Like many colleges, Brown mandates forced medical leaves for students expressing feelings of self-harm, depression, schizophrenia, or other forms of mental illness. Controversy arises within the college as to whether Brown follows the US Americans With Disabilities Act of 1990, with Brown's own newspaper, The Brown Daily Herald, criticizing the University's policy behind readmission from psychological medical leave. According to a 2010 article in The Brown Daily Herald, even Dean of Student Life & Chair of the Medical Leave Readmission Committee, Maria Suarez, admits that I wish we had more resources to connect with students, Suarez said. The support is there, but it is student-initiated. However, Suarez has been widely criticized within and outside the University as being non-compliant with American ADA laws, often denying students readmission for little to no reason. Moreover, the University leaves students with few guidelines on how to become readmitted; students report that very little communication is made with the University during a leave of absence, and that the University does not aid disabled students in their progress. One mentally disabled student alleges, after 5 semesters of mandatory leave, that: "One of the administrators [Suarez], he claims, told him: "You should consider yourself lucky because Brown's better than other schools. At least you're not getting kicked out of Brown."' The psychological leave readmission process takes place once every 6 months, and requires only a student's statement and a psychiatrist's or psychologist's statement of well-being, with no interview. Many students report that the process is not thorough enough to judge one's own progress in mental health, thereby violating ADA rights; the denial letters are often short and generic, with one sentence changed at most for multiple denials.
Russell held throughout his life the following styles and honours:
from birth until 1908: The Honourable Bertrand Arthur William Russell
from 1908 until 1931: The Honourable Bertrand Arthur William Russell, FRS
from 1931 until 1949: The Right Honourable The Earl Russell, FRS
from 1949 until death: The Right Honourable The Earl Russell, OM, FRS
The 767 entered service with United Airlines on September 8, 1982. The aircraft's first commercial flight used a JT9D-powered 767-200 on the Chicago-to-Denver route. The CF6-powered 767-200 commenced service three months later with Delta Air Lines. Upon delivery, early 767s were mainly deployed on domestic routes, including US transcontinental services. American Airlines and TWA began flying the 767-200 in late 1982, while Air Canada, China Airlines, and El Al began operating the aircraft in 1983. The aircraft's introduction was relatively smooth, with few operational glitches and greater dispatch reliability than prior jetliners. In its first year, the 767 logged a 96.1 percent dispatch rate, which exceeded the industry average for new aircraft. Operators reported generally favorable ratings for the twinjet's sound levels, interior comfort, and economic performance. Resolved issues were minor and included the recalibration of a leading edge sensor to prevent false readings, the replacement of an evacuation slide latch, and the repair of a tailplane pivot to match production specifications.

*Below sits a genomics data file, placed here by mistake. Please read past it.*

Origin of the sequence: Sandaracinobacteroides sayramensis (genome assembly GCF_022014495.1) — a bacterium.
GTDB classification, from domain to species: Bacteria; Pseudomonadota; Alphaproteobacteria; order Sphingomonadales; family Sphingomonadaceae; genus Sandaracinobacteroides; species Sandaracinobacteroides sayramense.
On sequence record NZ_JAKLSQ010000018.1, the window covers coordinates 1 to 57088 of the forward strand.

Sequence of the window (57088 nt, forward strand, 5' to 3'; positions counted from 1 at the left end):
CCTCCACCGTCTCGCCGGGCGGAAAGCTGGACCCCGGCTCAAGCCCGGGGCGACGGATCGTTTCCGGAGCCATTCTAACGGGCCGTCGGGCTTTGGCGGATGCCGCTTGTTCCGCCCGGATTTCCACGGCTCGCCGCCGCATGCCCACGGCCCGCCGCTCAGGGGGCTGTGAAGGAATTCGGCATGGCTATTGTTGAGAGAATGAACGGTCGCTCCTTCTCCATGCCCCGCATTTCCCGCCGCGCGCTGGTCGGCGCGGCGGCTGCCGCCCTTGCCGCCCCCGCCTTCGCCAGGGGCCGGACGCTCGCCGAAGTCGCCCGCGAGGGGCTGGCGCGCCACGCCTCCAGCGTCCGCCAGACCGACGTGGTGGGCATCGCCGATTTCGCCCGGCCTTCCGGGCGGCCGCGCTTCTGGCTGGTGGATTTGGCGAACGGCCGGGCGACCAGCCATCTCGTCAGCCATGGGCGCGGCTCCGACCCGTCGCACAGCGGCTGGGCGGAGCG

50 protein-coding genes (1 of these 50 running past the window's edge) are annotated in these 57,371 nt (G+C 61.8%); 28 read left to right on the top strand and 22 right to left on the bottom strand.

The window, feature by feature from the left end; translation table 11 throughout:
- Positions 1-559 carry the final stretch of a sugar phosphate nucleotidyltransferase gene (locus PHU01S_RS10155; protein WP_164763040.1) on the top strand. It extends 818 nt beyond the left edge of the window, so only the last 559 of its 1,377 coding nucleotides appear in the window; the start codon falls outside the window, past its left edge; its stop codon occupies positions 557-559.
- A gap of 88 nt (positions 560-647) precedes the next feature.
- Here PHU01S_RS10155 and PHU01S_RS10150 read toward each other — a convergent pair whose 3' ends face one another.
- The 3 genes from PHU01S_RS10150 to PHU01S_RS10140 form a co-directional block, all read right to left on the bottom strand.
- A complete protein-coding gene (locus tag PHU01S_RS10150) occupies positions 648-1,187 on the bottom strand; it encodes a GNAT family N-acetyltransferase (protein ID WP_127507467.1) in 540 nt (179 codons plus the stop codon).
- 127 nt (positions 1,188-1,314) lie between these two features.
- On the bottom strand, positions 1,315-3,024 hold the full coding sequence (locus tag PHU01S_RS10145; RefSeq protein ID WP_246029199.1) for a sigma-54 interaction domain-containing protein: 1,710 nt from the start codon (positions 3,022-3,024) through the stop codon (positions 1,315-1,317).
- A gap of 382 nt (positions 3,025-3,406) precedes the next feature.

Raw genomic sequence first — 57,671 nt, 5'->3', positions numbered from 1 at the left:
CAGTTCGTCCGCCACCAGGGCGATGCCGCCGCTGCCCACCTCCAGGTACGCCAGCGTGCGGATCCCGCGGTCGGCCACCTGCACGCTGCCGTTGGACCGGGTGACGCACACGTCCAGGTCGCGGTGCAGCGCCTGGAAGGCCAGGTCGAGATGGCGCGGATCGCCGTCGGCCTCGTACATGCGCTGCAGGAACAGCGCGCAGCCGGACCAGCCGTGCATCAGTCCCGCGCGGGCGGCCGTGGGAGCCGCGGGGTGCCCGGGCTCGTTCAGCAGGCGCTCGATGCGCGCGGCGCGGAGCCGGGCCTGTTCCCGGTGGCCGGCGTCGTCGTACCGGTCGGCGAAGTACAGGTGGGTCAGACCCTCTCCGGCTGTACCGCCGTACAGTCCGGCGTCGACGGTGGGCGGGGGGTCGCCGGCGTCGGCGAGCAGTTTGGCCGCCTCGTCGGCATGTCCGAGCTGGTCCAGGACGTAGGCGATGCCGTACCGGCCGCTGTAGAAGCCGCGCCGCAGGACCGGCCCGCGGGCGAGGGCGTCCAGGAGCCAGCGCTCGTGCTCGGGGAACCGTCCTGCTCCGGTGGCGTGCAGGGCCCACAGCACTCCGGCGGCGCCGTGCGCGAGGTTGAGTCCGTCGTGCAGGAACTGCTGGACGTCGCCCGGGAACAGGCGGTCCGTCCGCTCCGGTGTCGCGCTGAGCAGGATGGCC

Seeking to capitalize on its new wide-body's potential for growth, Boeing offered an extended-range model, the 767-200ER, in its first year of service. Ethiopian Airlines placed the first order for the type in December 1982. Featuring increased gross weight and greater fuel capacity, the extended-range model could carry heavier payloads at distances up to 6,385 nautical miles (11,825 km), and was targeted at overseas customers. The 767-200ER entered service with El Al Airline on March 27, 1984. The type was mainly ordered by international airlines operating medium-traffic, long-distance flights.
In the mid-1980s, the 767 spearheaded the growth of twinjet flights across the northern Atlantic under extended-range twin-engine operational performance standards (ETOPS) regulations, the FAA's safety rules governing transoceanic flights by aircraft with two engines. Before the 767, overwater flight paths of twinjets could be no more than 90 minutes away from diversion airports. In May 1985, the FAA granted its first approval for 120-minute ETOPS flights to 767 operators, on an individual airline basis starting with TWA, provided that the operator met flight safety criteria. This allowed the aircraft to fly overseas routes at up to two hours' distance from land. The larger safety margins were permitted because of the improved reliability demonstrated by the twinjet and its turbofan engines. The FAA lengthened the ETOPS time to 180 minutes for CF6-powered 767s in 1989, making the type the first to be certified under the longer duration, and all available engines received approval by 1993. Regulatory approval spurred the expansion of transoceanic 767 flights and boosted the aircraft's sales.